Champagne Toast

As the New Year begins, the familiar sounds of cheers and the singing of Auld Lang Syne are usually joined pop and noise from a bottle of champagne. This sparkling wine comes from only one region in the world and has a long and unique history.

Here’s a brief history of champagne so you’re ready to toast the New Year.

The first champagne

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Champagne comes from the Champagne region of northeastern France, and while sparkling wine is made in other parts of the world, it can only be called champagne if produced in that region. The Romans introduced it to the area in the first century AD, but wines from this region gained popularity in ninth century. The Champagne region became especially popular after Reims Cathedral became the site of the coronation.

In the 13th century, the region became a trading center and hosted several festivals. Here merchants brought champagne back to countries like England, Italy and Spain and spread the word about this new French wine. At that time, however, champagne was not the golden bubbly wine we know today; it was actually pink and motionless. The the bubbles will come laterand perhaps, by accident.

Bottles of Bubbly

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The Champagne region experiences warm springs and summers and relatively cold winters. To such an extent that in winter the fermentation of the wine stops completely. When temperatures warm in the spring, the yeast that has been dormant all winter will begin to release carbon dioxide, causing the weaker French glass bottles to explode.

Bottles that didn’t explode contained bubbles, much to the winemakers’ dismay. For many winemakers, bubbly wine was considered a failure—and they often looked for ways to rid their wine of bubbles. One of the most notable people to do this was Dom Pérignon.

Dom Perignon

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French Benedictine monk Dom Pérignon (1638-1715), consecrated 47 years from his life to perfecting the wine. Although he is often credited with adding bubbles to champagne, he spent much of his career trying to remove bubbles. Pérignon was a master at blending wines and is even credited with creating the first still red wine, according to his disciple – Frère Pierre. He made the champagne press, which reduced the amount of time the grape skins were in contact with the grape juice and helped the wine’s clarity.

It uses cork stoppers versus wooden stoppers. He also replaced the French glass bottles with stronger English glass bottles, which helped keep the bottles from exploding. And he played a crucial role in perfecting pure wine using black grapes. These tools helped lay the foundations for Champagne’s success.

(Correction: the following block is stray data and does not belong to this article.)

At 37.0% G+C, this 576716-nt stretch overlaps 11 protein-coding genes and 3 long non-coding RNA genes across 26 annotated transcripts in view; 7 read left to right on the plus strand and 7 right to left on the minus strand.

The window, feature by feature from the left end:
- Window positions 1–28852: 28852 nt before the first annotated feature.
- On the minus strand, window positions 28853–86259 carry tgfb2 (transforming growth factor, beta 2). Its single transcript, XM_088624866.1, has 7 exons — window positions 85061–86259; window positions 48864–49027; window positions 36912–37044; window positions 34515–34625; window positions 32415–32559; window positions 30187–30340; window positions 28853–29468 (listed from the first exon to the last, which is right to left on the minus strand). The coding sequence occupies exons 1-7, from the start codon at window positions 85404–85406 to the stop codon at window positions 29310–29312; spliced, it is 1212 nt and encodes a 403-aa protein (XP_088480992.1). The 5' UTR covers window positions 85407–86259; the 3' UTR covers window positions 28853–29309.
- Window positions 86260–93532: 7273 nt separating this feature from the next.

Refinement of champagne

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After Dom Pérignon, champagne became increasingly popular among the French and English elite. The English were particularly fond of sparkling wine even before it became a popular method.

Champagne was a more expensive wine, mainly because of the extra care that went into making it. Winemakers added sugar in the early 19th century to create more alcohol and the perfect amount of fizz. However, too much sugar can cause the wine bottle to burst, and too little can spoil the carbonation.

Read more: Champagne bubbles: the science

In 1836, Jean-Baptiste François – a French chemist – created a scale to measure how much sugar should be added to create the perfect amount of fizz and not break the bottles. Thanks to its scale, bottle breakage dropped from 90 percent to 8 percent.

In the 20th century, champagne and its producers faced various problems, such as mana caused by phylloxera, an invasive insect. Winemakers had to add American vines to their vineyards, and the region’s wine is said to have never tasted the same. Vineyards and winemakers suffered significant losses during the First and Second World Wars. Economically, the champagne industry suffered during American Prohibition and the Great Depression. However, after the end of the Second World War, the Champagne region recovered and continues to produce the best drink for celebrations.

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